void printformat( int num, int dig ){
int dignum = 0, x = num, i;
while ( x > 0 ){
dignum++;
x /= 10;
}

for (i = 0; i < (dig-dignum); i++)printf("0");
if ( num > 0 ) printf("%d", num);
}

void printnumber( long num ){
printformat( (int)num/10000, 3 );
printf("-");
printformat( num%10000, 4 );
}

int bcompare (const void * a, const void * b)
{
return (*(int*)a)-(*(int*)b);
}

int main(void){
long t;
int first = 1;
for ( scanf("%ld", &t); t > 0; t-- ){
char ss[300];
int duplicate = 0, i;

scanf( "%ld", &n );
cnt = 0;

for ( ; n > 0; n-- ){
scanf("%s", ss);
list[cnt++] = numerize(ss);
}
qsort( list, cnt, sizeof(long), bcompare );

if ( first ) first = 0;
else printf("\n");

for ( i = 0; i < cnt-1; i ++ ){
if ( list[i] == list[i+1] ){
int j;
for ( j = 2; list[i+j] == list[i]; j++ );
printnumber(list[i]);
printf(" %d\n", j);
duplicate = 1;
i = i+j-1;
}
}

if ( !duplicate ) printf("No duplicates.\n");
}
return 0;
}[/c]
-mk

Bug!
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755 - Need help for fast algorithm

Post by Bug! » Tue Jul 27, 2004 5:42 am

Hi all, I've got TLE with this prob, i wonder how can my program got TLE..
This is my algorithh...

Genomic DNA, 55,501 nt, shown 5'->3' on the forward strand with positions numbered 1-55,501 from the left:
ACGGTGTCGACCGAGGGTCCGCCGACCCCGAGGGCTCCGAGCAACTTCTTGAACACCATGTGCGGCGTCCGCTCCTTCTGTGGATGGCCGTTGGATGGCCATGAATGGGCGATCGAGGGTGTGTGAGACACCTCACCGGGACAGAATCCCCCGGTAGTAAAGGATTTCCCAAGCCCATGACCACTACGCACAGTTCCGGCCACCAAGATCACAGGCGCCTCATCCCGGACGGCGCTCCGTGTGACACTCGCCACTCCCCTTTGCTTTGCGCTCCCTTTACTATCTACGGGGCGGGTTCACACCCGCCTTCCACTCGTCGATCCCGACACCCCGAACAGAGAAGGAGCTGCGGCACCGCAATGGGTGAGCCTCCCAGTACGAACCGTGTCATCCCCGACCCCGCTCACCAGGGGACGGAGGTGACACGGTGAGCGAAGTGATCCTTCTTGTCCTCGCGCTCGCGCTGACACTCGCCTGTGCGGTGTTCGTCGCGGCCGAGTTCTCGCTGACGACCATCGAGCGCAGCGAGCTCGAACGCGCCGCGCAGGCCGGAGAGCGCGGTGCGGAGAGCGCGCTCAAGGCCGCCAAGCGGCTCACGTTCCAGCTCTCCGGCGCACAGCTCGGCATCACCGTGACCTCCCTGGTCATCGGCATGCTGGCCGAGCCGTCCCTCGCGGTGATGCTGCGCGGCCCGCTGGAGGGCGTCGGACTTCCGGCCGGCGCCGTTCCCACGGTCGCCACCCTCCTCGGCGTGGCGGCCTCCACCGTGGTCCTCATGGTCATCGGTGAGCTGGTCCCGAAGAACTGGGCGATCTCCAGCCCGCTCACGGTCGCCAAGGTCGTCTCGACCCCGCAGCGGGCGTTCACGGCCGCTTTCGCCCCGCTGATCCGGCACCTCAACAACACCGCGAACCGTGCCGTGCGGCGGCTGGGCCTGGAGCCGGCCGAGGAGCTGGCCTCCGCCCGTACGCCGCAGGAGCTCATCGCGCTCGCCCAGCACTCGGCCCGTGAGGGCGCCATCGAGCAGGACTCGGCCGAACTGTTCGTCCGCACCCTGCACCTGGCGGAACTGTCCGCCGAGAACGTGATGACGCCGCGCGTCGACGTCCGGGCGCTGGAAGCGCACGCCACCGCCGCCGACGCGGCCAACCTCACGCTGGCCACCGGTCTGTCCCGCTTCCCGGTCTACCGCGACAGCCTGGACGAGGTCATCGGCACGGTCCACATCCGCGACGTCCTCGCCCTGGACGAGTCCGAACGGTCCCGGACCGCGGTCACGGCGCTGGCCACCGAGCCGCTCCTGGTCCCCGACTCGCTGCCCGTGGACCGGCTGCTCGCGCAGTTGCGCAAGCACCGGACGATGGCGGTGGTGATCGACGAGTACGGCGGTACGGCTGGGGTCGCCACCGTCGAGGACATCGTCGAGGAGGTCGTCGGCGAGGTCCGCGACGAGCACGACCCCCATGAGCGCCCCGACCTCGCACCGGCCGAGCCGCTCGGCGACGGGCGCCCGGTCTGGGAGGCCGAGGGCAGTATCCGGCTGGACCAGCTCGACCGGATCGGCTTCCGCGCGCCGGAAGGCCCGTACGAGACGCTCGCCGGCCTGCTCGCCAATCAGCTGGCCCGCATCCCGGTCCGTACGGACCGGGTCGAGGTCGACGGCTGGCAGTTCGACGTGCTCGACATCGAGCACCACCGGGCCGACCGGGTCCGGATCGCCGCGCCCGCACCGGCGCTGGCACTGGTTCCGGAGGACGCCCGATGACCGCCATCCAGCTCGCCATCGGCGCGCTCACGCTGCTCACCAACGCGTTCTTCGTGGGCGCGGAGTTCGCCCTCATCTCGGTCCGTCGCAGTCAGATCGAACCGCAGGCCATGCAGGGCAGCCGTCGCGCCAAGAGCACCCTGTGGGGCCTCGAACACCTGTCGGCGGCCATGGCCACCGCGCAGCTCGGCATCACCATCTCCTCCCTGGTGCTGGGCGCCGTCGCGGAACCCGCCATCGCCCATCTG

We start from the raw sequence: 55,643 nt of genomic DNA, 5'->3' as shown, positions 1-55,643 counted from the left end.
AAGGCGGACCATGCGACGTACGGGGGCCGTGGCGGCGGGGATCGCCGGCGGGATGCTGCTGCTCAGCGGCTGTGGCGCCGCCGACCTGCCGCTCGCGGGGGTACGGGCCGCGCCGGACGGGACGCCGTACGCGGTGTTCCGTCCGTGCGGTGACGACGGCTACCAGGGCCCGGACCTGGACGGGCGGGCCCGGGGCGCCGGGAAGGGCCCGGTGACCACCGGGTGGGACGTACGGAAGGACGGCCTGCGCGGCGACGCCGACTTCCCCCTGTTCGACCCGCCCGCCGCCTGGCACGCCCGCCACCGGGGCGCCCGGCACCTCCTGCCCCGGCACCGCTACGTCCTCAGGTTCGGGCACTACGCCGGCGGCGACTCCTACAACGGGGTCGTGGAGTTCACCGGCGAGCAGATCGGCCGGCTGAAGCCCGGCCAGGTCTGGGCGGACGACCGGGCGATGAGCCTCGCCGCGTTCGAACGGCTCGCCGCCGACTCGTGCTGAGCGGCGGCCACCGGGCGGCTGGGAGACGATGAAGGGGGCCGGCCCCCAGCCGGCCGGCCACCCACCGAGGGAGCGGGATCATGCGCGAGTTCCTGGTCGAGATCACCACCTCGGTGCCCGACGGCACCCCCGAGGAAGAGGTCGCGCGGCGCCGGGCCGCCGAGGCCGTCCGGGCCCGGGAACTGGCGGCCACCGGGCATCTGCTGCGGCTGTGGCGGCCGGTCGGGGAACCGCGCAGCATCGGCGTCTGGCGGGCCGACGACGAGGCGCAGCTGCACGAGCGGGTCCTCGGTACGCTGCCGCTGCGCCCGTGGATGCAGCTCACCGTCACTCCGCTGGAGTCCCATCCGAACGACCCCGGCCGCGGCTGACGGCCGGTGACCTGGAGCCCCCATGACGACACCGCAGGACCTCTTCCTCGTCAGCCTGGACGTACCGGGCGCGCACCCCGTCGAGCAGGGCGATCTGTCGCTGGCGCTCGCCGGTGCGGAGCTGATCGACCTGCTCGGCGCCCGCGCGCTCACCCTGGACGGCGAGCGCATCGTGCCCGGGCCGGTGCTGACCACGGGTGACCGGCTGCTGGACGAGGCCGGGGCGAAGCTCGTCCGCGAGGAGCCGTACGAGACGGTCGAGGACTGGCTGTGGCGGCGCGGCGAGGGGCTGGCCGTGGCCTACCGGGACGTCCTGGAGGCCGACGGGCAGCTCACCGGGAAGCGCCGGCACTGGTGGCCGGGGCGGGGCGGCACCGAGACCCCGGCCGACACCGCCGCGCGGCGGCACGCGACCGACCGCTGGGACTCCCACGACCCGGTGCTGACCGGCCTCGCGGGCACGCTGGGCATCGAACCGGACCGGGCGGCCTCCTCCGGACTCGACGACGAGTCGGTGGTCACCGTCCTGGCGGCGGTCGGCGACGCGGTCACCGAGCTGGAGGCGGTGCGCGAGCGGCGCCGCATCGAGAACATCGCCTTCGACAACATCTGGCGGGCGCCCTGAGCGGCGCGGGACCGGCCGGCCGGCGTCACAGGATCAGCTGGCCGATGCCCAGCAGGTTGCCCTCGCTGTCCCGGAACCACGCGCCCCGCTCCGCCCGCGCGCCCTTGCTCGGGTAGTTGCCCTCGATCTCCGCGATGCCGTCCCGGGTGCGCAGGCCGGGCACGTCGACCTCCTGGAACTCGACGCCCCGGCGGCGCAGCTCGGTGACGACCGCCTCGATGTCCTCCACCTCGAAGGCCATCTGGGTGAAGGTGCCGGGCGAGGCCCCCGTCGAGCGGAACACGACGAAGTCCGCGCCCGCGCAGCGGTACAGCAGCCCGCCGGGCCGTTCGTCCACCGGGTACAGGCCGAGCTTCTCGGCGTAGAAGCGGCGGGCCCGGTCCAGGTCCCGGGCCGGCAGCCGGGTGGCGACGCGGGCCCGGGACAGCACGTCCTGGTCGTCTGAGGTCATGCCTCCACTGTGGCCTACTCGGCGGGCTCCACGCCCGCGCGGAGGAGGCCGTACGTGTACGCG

- take input
- remove '-' from the input
- decode to normal form
- find in the array using binary search
- if we find them just add total
- else insert new number into an array, and then sorting data using qsort
- print output

simple, but still confusing me... :cry:
can we use qsort with this prob???

Thx in advance...
Andre :lol:

Andrew Neitsch
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Post by Andrew Neitsch » Tue Jul 27, 2004 5:56 pm

This is a problem where I would use C++ maps for simplicity. When I first solved it, I did not know about them, so I just had a huge array of size ten million; for each number n, I would just increment T[n]; then when all the numbers were read, just step through the array and print the required information.

Since there could be up to 100,000 of a number, and 10 million * sizeof(int) > memory limit, I had to store 24 bit integers.

In conclusion: if the problem can be solved with such a ridiculous algorithm, and you are timing out on binary search, there is a problem with your implementation.